The ECB cut its main refinancing rate by 1.75 percentage points in the fourth quarter, while the Federal Reserve reduced its benchmark rate by 2 percentage points to as low as zero in the same period.
The world’s biggest foreign-exchange traders are snapping up Sweden’s krona and Norway’s krone.
Current-account surpluses and forecasts by the Organization for Economic Co-operation and Development that Nordic economies will avoid the worst of the global recession made the currencies Goldman Sachs Group Inc.’s top picks for 2009, with potential gains of more than 17 percent.
Deutsche Bank, the biggest trader in the $3.2 trillion-a- day foreign-exchange market, said last week the krona and krone are “well placed” for a rebound.
“It’s pretty clear the Scandinavian currencies weakened excessively last year,” said Thomas Stolper, a currency analyst at Goldman Sachs in London. “These economies should hold up better than euroland and with improvements in market conditions some of this misalignment will be reversed.”
Sweden’s krona declined to 7.9790 per dollar from 7.9232 on Jan. 9, while Norway’s krone fell to 7.0327 from 6.9908.
Russia’s ruble may retreat 10 percent against its dollar- euro basket this month as companies and banks buy foreign currency to repay more than $80 billion of debt this year, according to Societe Generale SA.
U.S. Retail Sales
The ruble weakened to 31.0015 per dollar, the lowest level since May 2003, before trading at 30.9545, according to data compiled by Bloomberg.
Japan’s currency gained for a fourth day against the Australian and New Zealand dollars before a U.S. government report this week that may show retail sales contracted for a fifth month in December, adding to signs a recession in the world’s largest economy is deepening.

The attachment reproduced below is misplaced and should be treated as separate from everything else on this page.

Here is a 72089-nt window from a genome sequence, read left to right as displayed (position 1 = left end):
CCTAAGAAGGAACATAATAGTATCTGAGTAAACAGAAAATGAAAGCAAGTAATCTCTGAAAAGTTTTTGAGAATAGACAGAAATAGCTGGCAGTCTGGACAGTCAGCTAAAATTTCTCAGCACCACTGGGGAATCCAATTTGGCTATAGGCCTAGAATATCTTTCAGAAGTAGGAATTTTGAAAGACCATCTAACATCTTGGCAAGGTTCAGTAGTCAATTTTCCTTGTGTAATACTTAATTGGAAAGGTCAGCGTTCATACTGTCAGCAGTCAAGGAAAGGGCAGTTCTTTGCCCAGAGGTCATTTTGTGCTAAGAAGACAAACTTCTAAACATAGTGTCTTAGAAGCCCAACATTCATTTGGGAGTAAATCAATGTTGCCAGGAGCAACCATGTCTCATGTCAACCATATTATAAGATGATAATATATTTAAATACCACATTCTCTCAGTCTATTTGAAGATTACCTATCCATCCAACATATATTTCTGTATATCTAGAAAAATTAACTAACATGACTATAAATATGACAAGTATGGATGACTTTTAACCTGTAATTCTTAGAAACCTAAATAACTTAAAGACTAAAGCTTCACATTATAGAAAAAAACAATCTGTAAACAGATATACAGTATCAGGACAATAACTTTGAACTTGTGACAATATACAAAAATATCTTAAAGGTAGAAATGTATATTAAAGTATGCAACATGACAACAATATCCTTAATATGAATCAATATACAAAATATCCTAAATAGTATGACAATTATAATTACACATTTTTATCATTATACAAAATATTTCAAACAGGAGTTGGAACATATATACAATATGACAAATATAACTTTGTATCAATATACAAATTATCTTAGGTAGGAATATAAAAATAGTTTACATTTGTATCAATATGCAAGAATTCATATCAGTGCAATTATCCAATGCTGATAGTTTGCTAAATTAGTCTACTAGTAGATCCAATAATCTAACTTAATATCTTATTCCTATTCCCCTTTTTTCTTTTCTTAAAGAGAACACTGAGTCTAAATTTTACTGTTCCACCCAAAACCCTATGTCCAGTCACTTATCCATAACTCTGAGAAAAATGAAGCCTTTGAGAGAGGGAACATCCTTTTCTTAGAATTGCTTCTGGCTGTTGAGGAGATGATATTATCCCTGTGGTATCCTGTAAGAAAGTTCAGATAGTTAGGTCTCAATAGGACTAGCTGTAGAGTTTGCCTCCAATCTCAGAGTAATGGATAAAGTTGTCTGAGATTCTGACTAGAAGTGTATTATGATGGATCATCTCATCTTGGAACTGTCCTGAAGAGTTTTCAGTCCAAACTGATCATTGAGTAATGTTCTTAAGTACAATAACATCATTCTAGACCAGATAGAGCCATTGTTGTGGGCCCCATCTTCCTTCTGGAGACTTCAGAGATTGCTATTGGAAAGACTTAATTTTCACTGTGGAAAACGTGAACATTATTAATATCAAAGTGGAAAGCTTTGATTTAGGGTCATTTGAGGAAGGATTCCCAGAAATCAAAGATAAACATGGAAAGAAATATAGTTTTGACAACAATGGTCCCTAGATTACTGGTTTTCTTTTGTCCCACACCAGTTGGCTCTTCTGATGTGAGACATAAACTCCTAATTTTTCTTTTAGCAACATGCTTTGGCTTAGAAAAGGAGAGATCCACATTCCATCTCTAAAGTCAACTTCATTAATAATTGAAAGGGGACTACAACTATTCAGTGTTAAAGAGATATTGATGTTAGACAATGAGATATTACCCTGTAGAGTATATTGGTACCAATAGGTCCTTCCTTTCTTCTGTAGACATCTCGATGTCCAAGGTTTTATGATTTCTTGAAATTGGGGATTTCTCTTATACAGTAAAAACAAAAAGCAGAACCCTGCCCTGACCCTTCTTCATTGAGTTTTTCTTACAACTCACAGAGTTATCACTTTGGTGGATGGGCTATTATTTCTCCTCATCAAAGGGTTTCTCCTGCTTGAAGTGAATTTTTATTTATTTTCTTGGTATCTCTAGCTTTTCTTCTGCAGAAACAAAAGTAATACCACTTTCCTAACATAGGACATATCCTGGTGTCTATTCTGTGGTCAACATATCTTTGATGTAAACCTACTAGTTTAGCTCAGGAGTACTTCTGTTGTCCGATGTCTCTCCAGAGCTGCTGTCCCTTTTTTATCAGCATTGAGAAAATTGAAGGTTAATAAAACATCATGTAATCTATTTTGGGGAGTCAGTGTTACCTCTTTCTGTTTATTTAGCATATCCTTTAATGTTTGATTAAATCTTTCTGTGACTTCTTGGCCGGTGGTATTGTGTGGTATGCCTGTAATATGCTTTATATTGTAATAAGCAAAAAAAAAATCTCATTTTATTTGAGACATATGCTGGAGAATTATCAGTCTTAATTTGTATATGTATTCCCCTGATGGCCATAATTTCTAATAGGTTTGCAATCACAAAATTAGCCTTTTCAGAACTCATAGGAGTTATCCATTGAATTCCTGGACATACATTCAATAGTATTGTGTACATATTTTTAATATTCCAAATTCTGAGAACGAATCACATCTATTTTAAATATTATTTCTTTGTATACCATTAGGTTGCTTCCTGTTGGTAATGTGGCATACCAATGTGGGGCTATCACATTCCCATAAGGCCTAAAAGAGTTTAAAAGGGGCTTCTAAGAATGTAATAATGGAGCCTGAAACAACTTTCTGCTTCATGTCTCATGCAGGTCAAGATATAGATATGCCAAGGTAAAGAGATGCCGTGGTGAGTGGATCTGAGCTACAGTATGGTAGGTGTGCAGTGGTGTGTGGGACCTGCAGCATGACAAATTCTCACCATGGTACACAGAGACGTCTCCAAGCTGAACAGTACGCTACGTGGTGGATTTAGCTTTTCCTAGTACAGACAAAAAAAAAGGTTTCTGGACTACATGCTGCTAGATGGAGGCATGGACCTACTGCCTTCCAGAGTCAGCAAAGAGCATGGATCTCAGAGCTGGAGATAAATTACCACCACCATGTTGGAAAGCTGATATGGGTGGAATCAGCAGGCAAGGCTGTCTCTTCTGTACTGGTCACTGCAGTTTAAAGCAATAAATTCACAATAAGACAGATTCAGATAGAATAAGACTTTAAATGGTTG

Sales at U.S. retailers declined 1.2 percent last month, capping the longest stretch of declines since records began in 1992, according to the median estimate of economists surveyed by Bloomberg News. The Commerce Department will release the report on Jan. 14.
Asian stocks fell, following losses in Europe and the U.S. on Jan. 9. The MSCI AC Asia-Pacific excluding Japan Index of regional shares dropped 2.8 percent.
“We expect the Australian dollar to head lower against the dollar and the yen in line with weaker equity markets,” analysts led by David Woo, London-based global head of foreign- exchange strategy at Barclays Capital, wrote in a research note today.
Any losses in the dollar may be limited as U.S. President- elect Barack Obama is making “significant” changes to his economic stimulus program after members of his own party called elements of the plan inadequate, according to lawmakers.
“He’s clearly setting up expectations for quite a significant response,” said Tony Morriss, a senior currency strategist at Australia & New Zealand Banking Group Ltd. in Sydney. “We may see the dollar recover further ground over the course of this week.”
The dollar may rise to $1.3300 per euro this week, Morriss said.
Obama’s plan for a two-year stimulus program of about $775 billion ran into turbulence in Congress last week when lawmakers criticized elements including a job-creation tax incentive and the share dedicated to tax cuts. Some said Obama’s plan wouldn’t do enough to reduce the nation’s dependence on foreign oil while others called for more infrastructure spending.